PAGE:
Teaching Kids Strategies for Debugging Code - dummies

Teaching Kids Strategies for Debugging Code

By Camille McCue, Sarah Guthals

When you and your young coder are trying to debug, sometimes no error messages give you insight into the problem. Here, you find a list of strategies for debugging programs where you don’t get an error message, or the error message doesn’t give you enough information.

Turning sections on and off

One of the best ways to debug is to disable sections of code so that you have small sections to test.

Using Scratch

In Scratch, you might have a lot of scripts that start when the green flag is pressed. This can cause problems if some of the scripts cancel out or affect the other scripts. For example, the image below shows three scripts associated with one sprite.

debugging code
An example Scratch program.

The problem that the user notices is when the mouse pointer is touching the sprite, it does not meow. To try to figure out the problem, the coder might disconnect all the scripts and only have one script connected at a time. Then they see that the code for the mouse pointer touching the sprite works correctly, but that there is another problem (the code that stops all sounds forever). By connecting and disconnecting the blocks, the coder can identify the problem.

identify coding bugs
An example of turning off sections in Scratch to identify a bug.

Using App Inventor

Other block-based languages like App Inventor make turning sections on and off even easier! The image below shows how if you right-click a code block, you can disable that block. In this example, you might want to make sure the initial property settings work before creating the lists and hiding the items. Then, after you confirm the properties are set properly, you can enable the call to setupLists to make sure that works. Then you can enable the call to hideItems to make sure that works.

By turning off all sections and then turning each one on one at a time, it’s easier to find bugs.

Using Python

Text-based languages have a similar way of turning sections on and off — you only have to comment out the lines of code. In Python, you can comment out a single line of code like this:

#print 'Hi'

And you can comment out multiple lines of code like this:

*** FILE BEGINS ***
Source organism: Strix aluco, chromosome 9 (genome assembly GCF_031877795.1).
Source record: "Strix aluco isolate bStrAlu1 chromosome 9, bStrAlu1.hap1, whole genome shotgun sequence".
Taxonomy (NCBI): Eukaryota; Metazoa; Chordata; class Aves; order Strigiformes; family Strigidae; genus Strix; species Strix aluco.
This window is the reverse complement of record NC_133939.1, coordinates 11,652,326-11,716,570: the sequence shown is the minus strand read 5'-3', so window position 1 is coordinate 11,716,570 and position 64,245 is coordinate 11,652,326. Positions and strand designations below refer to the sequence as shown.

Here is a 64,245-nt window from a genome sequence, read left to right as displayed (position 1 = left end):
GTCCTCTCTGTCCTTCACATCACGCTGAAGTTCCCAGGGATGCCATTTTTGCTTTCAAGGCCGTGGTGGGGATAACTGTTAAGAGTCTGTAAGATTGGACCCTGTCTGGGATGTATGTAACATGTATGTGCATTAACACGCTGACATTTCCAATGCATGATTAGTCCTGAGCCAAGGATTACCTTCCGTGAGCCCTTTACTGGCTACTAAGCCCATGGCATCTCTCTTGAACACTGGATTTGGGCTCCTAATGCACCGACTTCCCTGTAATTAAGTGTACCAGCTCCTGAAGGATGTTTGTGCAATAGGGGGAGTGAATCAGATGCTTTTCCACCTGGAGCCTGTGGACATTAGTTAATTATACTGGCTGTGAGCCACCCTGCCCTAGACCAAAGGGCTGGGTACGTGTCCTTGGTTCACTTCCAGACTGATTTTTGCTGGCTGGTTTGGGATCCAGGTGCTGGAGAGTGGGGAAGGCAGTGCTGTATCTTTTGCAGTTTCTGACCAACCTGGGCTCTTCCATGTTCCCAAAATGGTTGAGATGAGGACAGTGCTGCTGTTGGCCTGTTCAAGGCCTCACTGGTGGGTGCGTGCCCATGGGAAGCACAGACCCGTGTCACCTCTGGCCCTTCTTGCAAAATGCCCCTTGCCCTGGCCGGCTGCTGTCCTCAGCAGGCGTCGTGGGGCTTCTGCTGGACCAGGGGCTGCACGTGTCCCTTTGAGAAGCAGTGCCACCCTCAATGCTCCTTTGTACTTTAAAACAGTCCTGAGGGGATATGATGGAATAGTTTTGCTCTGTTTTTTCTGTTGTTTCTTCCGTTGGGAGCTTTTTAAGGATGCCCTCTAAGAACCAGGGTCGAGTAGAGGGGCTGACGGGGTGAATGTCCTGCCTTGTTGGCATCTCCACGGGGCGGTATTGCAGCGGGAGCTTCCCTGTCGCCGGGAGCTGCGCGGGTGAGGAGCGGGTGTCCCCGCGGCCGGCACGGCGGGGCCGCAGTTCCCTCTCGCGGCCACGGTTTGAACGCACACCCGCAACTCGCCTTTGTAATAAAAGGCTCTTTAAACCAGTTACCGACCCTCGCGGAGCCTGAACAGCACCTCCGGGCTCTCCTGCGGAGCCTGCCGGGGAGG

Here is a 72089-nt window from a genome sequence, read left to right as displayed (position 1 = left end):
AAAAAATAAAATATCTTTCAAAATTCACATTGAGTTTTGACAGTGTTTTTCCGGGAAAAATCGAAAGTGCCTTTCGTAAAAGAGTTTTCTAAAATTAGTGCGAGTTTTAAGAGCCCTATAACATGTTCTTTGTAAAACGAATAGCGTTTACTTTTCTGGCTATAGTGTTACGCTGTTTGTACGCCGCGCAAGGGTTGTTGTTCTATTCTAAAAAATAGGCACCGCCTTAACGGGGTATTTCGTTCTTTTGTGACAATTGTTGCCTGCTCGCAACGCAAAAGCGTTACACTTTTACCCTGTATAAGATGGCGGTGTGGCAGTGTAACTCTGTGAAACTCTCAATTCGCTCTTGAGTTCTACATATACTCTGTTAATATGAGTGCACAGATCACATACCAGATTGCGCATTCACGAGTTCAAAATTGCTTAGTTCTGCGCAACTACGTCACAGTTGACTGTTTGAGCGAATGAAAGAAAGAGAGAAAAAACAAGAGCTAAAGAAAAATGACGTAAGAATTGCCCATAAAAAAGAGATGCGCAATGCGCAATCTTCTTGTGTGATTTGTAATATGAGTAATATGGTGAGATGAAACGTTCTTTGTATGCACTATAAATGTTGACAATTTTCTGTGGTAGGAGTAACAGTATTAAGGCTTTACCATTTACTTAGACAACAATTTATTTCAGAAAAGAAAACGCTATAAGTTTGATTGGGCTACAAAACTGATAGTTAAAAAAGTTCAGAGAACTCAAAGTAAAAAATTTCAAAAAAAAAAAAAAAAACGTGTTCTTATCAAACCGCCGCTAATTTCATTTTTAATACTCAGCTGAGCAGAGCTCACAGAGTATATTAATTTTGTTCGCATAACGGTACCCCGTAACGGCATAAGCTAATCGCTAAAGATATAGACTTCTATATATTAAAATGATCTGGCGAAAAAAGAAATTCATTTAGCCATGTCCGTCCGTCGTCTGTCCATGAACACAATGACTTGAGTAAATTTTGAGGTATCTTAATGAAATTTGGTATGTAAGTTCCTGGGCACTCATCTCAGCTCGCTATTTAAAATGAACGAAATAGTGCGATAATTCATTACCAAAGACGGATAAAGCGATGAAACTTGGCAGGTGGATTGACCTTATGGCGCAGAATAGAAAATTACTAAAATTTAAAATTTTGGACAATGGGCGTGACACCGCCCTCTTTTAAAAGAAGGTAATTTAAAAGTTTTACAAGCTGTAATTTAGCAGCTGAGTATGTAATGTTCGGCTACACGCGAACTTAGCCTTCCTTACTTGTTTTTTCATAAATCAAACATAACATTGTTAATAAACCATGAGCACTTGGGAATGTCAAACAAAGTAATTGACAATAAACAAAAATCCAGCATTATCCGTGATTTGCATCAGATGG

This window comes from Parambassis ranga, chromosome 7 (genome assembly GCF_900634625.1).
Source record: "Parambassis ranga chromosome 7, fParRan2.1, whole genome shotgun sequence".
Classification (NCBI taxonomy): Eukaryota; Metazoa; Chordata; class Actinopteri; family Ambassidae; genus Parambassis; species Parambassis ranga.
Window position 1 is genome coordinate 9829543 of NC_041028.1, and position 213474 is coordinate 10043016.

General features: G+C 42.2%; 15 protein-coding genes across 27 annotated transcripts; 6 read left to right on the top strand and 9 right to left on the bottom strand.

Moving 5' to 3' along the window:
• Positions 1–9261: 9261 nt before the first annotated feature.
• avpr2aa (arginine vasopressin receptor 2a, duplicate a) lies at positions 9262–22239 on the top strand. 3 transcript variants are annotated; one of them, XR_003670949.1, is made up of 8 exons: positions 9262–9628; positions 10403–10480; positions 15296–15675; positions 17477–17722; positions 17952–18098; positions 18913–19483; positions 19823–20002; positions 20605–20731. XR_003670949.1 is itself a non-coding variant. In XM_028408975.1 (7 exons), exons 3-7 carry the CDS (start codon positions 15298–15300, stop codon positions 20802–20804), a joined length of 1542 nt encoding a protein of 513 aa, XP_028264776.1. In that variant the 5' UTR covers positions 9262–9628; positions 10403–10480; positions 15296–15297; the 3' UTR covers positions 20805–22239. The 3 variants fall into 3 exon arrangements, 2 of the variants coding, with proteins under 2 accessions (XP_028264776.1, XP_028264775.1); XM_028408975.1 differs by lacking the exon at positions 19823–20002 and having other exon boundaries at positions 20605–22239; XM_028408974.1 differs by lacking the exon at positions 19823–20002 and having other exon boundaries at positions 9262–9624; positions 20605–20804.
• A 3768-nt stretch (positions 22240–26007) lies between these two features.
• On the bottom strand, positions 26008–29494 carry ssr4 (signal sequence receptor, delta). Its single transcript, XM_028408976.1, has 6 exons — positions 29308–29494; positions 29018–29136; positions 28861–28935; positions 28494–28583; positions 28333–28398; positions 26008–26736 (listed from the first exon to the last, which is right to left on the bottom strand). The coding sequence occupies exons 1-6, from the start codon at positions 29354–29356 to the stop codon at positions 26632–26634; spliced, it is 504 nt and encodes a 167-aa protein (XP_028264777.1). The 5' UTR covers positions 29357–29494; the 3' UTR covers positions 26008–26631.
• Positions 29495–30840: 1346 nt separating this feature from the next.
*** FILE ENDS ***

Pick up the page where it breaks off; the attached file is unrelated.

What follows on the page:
"'
for x in range(0, 4):
  print ('Hi ' + pets[x])
"'

Commenting out code is how you “turn off” or “disable” parts of your code when you’re in a text-based language.

Testing sample data

A common bug that coders run into is not testing data to make sure that the program works. This can especially be a problem if you’re writing programs that take user input. It’s important to make sure you and your young coder think about what kind of input you’re expecting, and test to make sure the input is handled correctly.

You might have a program that gets input from the user and prints what the user types, like this Python code:

name = raw_input('What is your name? ‘)
print (‘Hi ' + name)

It’s important to test to make sure that if you put the following types of input, they still do what you, as the coder, expect:

Sarah
Sarah Guthals
13
11/15
Sarah 55 Guthals

By mixing letters, spaces, numbers, and other symbols like / you’re ensuring that your program performs as expected. This type of testing is unit testing and ensures that small portions of your program execute correctly with varying input.

Adding output messages

One of the most challenging aspects of coding is that the code is abstract and sometimes the data is hidden. This is especially tricky when you have complex data or are performing complex operations on data. By adding a number of output messages in your code, you can indicate when certain sections of code have been reached, or you can show the current values of certain variables at various points during execution.

An example of adding output messages to a program to gain insight in Python follows. Here, your goal is to write a program to solve an algebraic expression. For example:

x = input('Provide a number for x: ')
y = input('Provide a number for y: ')
first = 2*x
second = 6*y
sum = first - second
 
print '2x + 6y = '
print (sum)

There is an error in this program; instead of adding the first and second elements, the coder is accidentally subtracting. Though this error is fairly obvious because this example is small, it shows how a simple typo could completely change the output. If you run this code, you get results like:

Provide a number for x: 2
Provide a number for y: 3
2x + 6y =
-14

This is clearly wrong. 2*2 + 6*3 = 4 + 18 = 22, not -14. One way of debugging this code is to add output messages at each point. For example, you could change your code to:

x = input('Provide a number for x: ')
print ('x: ')
print (x)

y = input('Provide a number for y: ')
print ('y: ')
print (y)

first = 2*x
print ('first: ')
print (first)

second = 6*y
print ('second: ')
print (second)

sum = first - second

print "2x + 6y = "
print sum

Then, when you run the code you get the following output:

Provide a number for x: 2
x:
2
Provide a number for y: 3
y:
3
first:
4
second:
18
2x + 6y =
-14

Then the coder can see that x, y, first, and second are all correct. This must mean that it’s just when the sum is calculated that there is an error.